As I am sure a lot of people noticed if you now go into the settings of your dataset there is an additional option which says Parameters.
What I wanted to test out was to see if I could change the connection strings using the Parameters in the Power BI Service. The advantages of this working in my opinion is the following:
- I would be able to change the underlying data source connection without having to redeploy my Power BI desktop file.
- This would work particularly well if I am deploying reports from Dev (Development environment) to Test (Testing environment) to Prod (Production environment)
- If I was looking for disaster recovery options, this too could work. I would need to ensure that I have an On-Premise Gateway configured for my Disaster recovery servers, and once again I could change the connection strings.
One thing to take note of, is that this currently only works on Imported data sources and not DirectQuery or LiveConnection
What I did in order to test the changing of the connection strings is I created 2 Sample Azure SQL databases. Not only was this very quick to complete, it was also extremely cheap with it costing $6.99 AUD per month for me test my solution. As part of the installation I installed the Adventure Works databases
Then in order to ensure that I was looking at the different servers, I updated the Products table so that for the Colour Black it was changed to "Black-Svr1_DW" and "Black_Svr2_DW"
Creating the Power BI Report
I created my Power BI Report, where I first connected to the Azure SQL Database and imported the SalesLT.Products table from Server1_DW
NOTE: As you can see above my colour has the name of "Black-Svr1_DW" I then created a second table, which runs the TSQL command @@ServerName, this is to ensure that not only could I get back the relevant server name, but that I am indeed not masking the results for this blog post (Honesty is the BEST policy )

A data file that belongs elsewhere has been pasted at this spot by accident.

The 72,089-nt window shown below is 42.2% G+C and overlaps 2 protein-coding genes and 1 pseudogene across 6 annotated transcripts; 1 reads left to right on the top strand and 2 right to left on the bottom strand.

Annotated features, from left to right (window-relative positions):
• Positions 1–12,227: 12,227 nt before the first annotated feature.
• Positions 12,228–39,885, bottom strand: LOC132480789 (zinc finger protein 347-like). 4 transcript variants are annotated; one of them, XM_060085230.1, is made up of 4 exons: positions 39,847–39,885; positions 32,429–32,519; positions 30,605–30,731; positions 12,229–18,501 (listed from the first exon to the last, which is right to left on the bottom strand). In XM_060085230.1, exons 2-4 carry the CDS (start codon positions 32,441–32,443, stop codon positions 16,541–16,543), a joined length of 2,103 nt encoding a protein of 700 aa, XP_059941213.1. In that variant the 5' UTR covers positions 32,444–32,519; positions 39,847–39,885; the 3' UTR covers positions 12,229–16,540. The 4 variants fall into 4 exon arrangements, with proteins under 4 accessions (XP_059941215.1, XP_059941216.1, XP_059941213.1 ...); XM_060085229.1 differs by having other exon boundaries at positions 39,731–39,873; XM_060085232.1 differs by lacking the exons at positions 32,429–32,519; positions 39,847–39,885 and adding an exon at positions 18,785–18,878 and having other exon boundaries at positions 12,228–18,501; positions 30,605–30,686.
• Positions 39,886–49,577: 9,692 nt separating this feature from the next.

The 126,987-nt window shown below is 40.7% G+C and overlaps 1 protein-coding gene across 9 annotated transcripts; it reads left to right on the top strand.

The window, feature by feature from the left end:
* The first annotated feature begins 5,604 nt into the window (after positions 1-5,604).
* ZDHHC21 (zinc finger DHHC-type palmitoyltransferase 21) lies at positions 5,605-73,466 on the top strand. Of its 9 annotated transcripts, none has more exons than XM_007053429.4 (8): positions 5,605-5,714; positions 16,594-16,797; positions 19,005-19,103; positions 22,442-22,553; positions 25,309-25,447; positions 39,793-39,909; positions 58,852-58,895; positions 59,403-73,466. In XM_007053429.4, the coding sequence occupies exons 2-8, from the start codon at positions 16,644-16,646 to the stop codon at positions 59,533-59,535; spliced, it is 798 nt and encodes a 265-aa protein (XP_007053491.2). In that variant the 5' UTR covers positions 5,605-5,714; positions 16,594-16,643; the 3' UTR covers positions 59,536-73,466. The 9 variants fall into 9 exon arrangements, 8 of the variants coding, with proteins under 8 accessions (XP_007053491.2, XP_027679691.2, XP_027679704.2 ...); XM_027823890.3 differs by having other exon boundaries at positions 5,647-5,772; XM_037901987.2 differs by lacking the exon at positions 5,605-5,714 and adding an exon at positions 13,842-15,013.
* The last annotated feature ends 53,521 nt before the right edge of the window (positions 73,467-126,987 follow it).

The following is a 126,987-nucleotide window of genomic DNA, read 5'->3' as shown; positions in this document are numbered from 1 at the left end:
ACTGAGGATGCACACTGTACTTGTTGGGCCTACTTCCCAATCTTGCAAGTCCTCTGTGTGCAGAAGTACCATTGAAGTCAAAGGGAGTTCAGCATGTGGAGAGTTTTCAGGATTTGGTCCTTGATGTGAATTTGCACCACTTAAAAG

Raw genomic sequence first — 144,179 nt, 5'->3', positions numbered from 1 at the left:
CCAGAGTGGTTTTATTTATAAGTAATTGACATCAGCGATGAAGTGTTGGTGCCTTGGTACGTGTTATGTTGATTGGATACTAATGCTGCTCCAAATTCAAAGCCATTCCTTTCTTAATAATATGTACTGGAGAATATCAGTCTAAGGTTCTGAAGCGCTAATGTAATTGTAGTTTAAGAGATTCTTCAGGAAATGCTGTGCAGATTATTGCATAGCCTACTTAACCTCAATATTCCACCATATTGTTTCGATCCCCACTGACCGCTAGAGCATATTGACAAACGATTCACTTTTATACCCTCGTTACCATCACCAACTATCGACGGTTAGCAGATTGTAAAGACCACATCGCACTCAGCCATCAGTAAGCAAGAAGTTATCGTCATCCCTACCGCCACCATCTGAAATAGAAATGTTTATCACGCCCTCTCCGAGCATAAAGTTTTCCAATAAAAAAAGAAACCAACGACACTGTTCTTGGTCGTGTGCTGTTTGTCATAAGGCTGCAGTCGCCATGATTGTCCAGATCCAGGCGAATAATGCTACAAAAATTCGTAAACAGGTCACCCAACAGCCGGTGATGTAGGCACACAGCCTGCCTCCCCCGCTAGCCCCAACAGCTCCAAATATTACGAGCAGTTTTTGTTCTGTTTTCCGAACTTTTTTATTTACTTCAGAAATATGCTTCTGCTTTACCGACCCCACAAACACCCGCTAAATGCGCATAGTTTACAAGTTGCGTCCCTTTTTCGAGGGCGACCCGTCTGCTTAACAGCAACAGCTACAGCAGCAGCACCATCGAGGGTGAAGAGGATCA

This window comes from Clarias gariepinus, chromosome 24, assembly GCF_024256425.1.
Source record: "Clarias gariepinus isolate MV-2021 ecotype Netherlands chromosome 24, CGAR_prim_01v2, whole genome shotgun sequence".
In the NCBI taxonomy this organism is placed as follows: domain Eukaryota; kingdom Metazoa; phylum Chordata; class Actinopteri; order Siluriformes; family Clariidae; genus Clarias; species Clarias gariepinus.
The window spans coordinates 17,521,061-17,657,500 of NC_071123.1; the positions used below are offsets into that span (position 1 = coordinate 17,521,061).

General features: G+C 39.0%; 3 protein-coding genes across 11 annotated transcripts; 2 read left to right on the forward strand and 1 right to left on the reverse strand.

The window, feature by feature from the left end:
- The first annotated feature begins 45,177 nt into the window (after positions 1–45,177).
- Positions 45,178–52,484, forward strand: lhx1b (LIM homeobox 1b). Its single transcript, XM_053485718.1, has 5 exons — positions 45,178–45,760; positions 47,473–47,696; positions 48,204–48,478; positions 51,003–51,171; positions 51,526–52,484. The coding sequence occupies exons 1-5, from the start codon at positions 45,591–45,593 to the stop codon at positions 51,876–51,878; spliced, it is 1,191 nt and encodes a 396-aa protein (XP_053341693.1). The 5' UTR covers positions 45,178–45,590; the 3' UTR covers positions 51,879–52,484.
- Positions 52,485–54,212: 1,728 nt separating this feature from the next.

Whilst in the Power Query Editor I then created 2 Parameters, one for the Server Name and another for the Database Name
- I then put in the default values, in order to connect to the correct Azure SQL Database.
- Next, I went to my initial Query and clicked on the Source Gear Icon
- Next in the SQL Server Database Window I clicked on the drop down next to server and selected Parameter
- I selected Server Name
- And likewise, I did the same for Database and selected Database Name
- So that once complete I had both parameters selected.
- I then clicked Ok, and my data loaded.
- I did the above for my Server Details query also.
- I then imported my data into my Power BI Desktop file.
- My final step was to load the data and create a report, in which I could see the Server Details from the @@Servername output, as well as the SalesLT.Product table details as shown below.
- I then uploaded my PBIX file to the Power BI Service
Modifying the Parameters in the Power BI Service
I now wanted to modify the parameters in the Power BI Service and see if they would work as expected.
- Now that I had my report uploaded to the Power BI Service, I went into Settings and then clicked on Datasets.
- I then clicked on the arrow next to Parameters and modified the parameters so that it would use Server2_DW
- And then clicked Apply
- I was then prompted to update my credentials to the new database
- I clicked on Edit credentials and put in valid credentials for Server2_DW
- I got confirmation that my credentials had updated successfully.
Testing the updated parameters
The final step was to refresh the data and see if it now was getting data from Server2_DW
- I went to the dataset, clicked on the breadcrumbs and selected "Refresh Now"
- Because I am using Azure SQL Database, the refresh happens really quickly.
- I was very excited to see that it now is indeed getting the data from Server2_DW
As I have demonstrated there now is the flexibility within the Power BI Service to leverage the parameters in order to quickly and easily change data source connections to underlying datasets. If there are any questions or comments please leave them in the section below.
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